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Low Back Surgery Exercise Guide

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Regular exercise to restore the strength of your back and a gradual return to everyday activities are important for your full recovery after low back surgery. Your orthopaedic surgeon and physical therapist may recommend that you exercise for 10 to 30 minutes, 1 to 3 times a day during your early recovery. They may suggest some of the exercises shown below.

This guide is designed to help you better understand your exercise and activity program, supervised by your physical therapist or orthopaedic surgeon. To ensure your safe recovery, be sure to check with your therapist or orthopaedic surgeon before performing any of the exercises shown.

Initial Exercise Program

Ankle Pumps

  • Lie on your back.
  • Move ankles up and down.
  • Repeat 10 times.
Ankle pumps

Ankle pumps

Heel Slides

  • Lie on your back.
  • Slowly bend and straighten knee.
  • Repeat 10 times.
Heel slides

Heel slides

Abdominal Contraction

  • Lie on your back with knees bent and hands resting below ribs.
  • Tighten abdominal muscles to squeeze ribs down toward back.
  • Be sure not to hold your breath.
  • Hold 5 seconds.
  • Relax.
  • Repeat 10 times.
Abdominal contraction

Abdominal contraction

Wall Squats

  • Stand with your back leaning against wall.
  • Walk feet 12 inches in front of body.
  • Keep abdominal muscles tight while slowly bending both knees to 45°.
  • Hold 5 seconds.
  • Slowly return to upright position.
  • Repeat 10 times.
Wall squats

Wall squats

Heel Raises

  • Stand with your weight evenly distributed on both feet.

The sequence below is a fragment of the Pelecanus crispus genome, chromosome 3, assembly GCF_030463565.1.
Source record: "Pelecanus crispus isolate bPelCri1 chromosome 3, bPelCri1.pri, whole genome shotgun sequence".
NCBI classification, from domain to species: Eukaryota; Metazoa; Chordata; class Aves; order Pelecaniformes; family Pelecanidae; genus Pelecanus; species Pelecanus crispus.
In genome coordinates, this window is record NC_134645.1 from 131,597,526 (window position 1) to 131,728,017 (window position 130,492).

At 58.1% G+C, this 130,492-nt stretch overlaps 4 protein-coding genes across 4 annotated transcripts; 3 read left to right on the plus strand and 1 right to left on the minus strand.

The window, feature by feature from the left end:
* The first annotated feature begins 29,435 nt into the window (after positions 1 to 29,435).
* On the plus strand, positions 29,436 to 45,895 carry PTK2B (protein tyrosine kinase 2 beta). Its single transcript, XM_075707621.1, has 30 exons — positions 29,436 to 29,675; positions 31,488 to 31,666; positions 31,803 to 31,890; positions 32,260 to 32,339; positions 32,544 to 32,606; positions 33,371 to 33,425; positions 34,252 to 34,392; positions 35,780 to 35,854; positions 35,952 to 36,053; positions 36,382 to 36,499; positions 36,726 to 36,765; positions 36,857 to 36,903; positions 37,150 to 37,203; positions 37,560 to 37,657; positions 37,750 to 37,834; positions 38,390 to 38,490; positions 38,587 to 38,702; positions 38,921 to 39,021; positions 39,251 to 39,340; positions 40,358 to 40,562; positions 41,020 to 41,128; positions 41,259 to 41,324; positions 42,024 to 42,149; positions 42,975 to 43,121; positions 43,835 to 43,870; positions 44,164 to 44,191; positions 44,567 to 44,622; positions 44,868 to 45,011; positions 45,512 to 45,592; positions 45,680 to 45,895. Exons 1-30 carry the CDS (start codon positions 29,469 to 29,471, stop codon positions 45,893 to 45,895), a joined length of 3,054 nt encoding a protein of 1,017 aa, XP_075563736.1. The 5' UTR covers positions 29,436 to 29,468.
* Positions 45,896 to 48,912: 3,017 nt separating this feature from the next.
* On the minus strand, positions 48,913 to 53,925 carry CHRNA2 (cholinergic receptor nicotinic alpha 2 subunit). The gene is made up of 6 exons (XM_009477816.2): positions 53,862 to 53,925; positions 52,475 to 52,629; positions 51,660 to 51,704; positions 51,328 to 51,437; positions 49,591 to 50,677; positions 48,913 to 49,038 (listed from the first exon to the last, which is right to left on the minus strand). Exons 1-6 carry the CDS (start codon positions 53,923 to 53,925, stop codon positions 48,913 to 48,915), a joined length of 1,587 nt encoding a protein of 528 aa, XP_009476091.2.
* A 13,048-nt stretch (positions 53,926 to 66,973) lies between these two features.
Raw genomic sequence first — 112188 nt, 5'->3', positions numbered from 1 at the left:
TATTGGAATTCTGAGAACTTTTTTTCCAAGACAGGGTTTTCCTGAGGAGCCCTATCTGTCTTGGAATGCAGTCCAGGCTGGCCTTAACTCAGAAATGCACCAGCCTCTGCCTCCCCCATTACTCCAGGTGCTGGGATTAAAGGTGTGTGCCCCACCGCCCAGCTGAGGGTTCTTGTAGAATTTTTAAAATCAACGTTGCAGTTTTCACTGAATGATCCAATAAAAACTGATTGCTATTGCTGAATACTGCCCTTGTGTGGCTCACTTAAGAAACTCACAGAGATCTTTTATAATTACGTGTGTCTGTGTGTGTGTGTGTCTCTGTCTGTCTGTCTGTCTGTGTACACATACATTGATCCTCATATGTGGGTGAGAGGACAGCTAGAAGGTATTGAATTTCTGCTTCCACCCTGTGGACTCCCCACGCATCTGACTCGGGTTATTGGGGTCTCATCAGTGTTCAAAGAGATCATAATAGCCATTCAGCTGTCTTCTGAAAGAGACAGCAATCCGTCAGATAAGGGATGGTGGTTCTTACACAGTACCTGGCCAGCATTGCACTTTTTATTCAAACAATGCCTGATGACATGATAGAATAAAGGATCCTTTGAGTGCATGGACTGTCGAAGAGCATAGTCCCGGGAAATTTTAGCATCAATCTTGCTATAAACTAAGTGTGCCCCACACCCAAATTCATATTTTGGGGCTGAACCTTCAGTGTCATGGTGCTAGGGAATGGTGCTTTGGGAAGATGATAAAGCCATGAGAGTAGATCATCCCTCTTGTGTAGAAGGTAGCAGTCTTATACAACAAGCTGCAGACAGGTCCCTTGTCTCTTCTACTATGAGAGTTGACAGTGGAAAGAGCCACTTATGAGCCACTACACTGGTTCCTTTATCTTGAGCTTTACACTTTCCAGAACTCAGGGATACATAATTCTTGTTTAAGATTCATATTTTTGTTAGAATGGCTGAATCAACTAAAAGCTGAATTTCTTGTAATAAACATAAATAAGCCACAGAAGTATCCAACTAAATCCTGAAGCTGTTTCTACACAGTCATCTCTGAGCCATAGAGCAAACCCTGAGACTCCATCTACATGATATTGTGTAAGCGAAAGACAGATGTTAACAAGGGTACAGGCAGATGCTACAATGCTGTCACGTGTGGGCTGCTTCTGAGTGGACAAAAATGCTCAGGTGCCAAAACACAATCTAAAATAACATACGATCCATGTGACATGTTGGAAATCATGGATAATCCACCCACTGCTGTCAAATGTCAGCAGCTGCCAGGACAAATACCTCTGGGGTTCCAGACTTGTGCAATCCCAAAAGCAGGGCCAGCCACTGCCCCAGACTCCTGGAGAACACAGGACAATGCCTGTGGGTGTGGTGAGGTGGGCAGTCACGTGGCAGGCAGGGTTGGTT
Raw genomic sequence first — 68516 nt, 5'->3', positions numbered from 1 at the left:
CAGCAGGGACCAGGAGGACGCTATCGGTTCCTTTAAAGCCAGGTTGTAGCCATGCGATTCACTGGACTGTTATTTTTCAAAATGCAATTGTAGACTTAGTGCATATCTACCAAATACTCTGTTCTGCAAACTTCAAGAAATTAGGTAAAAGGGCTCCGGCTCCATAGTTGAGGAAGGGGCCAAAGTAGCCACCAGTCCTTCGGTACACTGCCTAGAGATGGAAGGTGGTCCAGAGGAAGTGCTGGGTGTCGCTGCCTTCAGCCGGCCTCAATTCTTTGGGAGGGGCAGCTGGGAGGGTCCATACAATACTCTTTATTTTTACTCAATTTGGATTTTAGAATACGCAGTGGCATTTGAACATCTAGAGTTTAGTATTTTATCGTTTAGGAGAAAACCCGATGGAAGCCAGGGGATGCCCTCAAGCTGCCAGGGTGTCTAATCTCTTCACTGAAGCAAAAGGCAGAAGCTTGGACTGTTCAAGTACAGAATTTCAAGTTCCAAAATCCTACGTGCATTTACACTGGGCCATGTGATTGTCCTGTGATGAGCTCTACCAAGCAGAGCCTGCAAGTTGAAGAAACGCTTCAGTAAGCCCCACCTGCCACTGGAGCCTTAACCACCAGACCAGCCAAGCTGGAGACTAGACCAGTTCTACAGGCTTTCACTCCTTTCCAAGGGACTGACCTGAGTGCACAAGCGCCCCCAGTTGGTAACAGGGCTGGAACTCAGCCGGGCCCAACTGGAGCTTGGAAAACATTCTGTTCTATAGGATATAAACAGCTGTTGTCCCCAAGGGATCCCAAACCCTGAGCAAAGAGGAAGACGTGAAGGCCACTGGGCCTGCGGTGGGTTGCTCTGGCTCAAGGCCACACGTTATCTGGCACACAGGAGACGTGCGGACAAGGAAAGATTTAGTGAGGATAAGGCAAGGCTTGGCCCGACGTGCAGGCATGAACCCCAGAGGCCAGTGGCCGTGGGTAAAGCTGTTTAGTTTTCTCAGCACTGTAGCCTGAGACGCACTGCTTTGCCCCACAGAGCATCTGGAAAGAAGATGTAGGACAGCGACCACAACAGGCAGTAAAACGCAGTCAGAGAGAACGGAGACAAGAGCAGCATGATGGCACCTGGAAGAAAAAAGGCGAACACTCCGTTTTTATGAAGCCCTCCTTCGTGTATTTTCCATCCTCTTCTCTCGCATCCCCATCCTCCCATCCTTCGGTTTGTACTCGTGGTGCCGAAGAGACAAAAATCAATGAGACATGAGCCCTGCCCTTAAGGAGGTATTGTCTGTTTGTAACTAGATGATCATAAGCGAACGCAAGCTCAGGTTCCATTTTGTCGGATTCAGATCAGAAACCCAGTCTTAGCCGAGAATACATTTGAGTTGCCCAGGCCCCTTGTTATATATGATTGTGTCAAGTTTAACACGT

• Slowly raise your heels off the floor.
  • Hold 5 seconds.
  • Slowly lower your heels to the floor.
  • Repeat 10 times.
Heel raises

Heel raises

Straight Leg Raises

  • Lie on your back with one leg straight and one knee bent.
  • Tighten abdominal muscles to stabilize your low back.
  • Slowly lift leg straight up about 6 to 12 inches and hold for 1 to 5 seconds.
  • Lower leg slowly.
  • Repeat 10 times.
Straight leg raises

Straight leg raises

Intermediate Exercise Program

Single Knee to Chest Stretch

  • Lie on your back with both knees bent.
  • Hold thigh behind knee and bring one knee up to chest.
  • Hold 20 seconds, then relax.
  • Repeat 5 times on each side.
Single knee to chest stretch

Single knee to chest stretch

Hamstring Stretch

  • Lie on your back with legs bent.
  • Hold one thigh behind knee.
  • Slowly straighten knee until a stretch is felt in back of thigh.
  • Hold 20 seconds.
  • Relax.
  • Repeat 5 times on each side.
Hamstring stretch

Hamstring stretch

Advanced Exercise Program

Hip Flexor Stretch

  • Lie on your back near edge of bed, holding knees to chest.
  • Slowly lower one leg down, keeping knee bent, until a stretch is felt across top of the hip/thigh.
  • Hold 20 seconds.
  • Relax.
  • Repeat 5 times on each side.
Hip flexor stretch

Hip flexor stretch

Piriformis Stretch

  • Lie on your back with both knees bent.
  • Cross one leg on top of the other.
  • Pull your opposite knee to your chest until a stretch is felt in the buttock/hip area.
  • Hold 20 seconds.
  • Relax.
  • Repeat 5 times on each side.
Piriformis stretch

Piriformis stretch